Gene Patenting

May 24, 2012

Gene Patents and the Myriad patent case reveal the confusion that often occurs when you mix...

March 10, 2010

A new federal recommendation could hinder innovations from biotechnology R&D by limiting...

February 12, 2010

A patent case winding its way through U.S. District Court has the potential to hinder...

February 4, 2010

On February 4th, BIO hosted a media briefing on how efforts to restrict gene patenting and...

July 14 2014
Dear Chairman Terry and Ranking Member Schakowsky: On behalf of the Biotechnology Industry Organization (BIO), I write in support of H.R. ___, the Targeting Rogue and Opaque Letters (TROL) Act of 2014, and urge the Subcommittee to pass this legislation. It is critical that legislation that seeks to reign in abuses by patent trolls does so in a way that preserves and enhances the incentives necessary to sustain our nation’s global leadership in biotechnology innovation and to spur the creation of high-wage, high-value jobs throughout the country. Improving our patent system can help America retain its global competitive advantage in biotechnology and other innovative industries, and will spur more investment and job creation at a time when both are sorely needed. We commend Chairman Terry and Members of the Subcommittee on Commerce, Manufacturing, and Trade for creating a balanced approach that will address the issue of false or deceptive patent demand letters without impeding the ability of legitimate patent owners to enforce their patents by sending patent-related communications made in good faith.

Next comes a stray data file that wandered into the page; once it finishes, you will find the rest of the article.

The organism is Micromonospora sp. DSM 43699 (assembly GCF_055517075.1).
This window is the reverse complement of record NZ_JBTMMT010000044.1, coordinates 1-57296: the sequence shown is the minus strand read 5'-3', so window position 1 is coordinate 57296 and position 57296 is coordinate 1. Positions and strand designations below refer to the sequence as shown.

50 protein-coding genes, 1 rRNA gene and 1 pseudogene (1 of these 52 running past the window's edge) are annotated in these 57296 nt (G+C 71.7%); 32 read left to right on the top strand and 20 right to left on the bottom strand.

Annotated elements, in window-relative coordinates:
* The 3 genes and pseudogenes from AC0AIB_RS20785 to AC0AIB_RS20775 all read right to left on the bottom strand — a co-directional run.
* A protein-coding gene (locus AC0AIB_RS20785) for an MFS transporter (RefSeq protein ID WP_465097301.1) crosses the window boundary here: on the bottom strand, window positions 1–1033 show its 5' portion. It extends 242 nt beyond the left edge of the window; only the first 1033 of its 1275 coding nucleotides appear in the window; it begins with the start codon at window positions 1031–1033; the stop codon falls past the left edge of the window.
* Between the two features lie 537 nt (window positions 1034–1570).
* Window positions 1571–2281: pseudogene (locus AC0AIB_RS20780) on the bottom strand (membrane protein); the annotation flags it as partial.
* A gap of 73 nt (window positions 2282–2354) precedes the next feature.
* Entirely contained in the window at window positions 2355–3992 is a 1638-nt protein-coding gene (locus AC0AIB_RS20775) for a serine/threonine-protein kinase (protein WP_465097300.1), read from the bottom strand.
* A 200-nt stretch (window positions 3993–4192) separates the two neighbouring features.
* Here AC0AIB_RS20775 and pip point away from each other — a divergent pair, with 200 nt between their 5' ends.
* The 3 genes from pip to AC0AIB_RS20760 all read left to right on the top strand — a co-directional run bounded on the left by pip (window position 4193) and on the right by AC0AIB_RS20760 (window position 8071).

February 1 2013
BIO commends the INPI for their efforts to devise guidelines for examining biotechnology related inventions. Given the technological advances and the innovation that spurs it are the primary drivers of economic growth in the modern era, it is critical that patent laws and practices properly motivate and reward innovation.
February 14 2012
BIO has identified the following countries of interest and recommends the following for our 2011 Special 301 submission.
June 13 2013
The SCOTUS decision represents a departure from judicial and PTO precedent supporting patentability of DNA molecules. The decision could create business uncertainty for a range of inventions.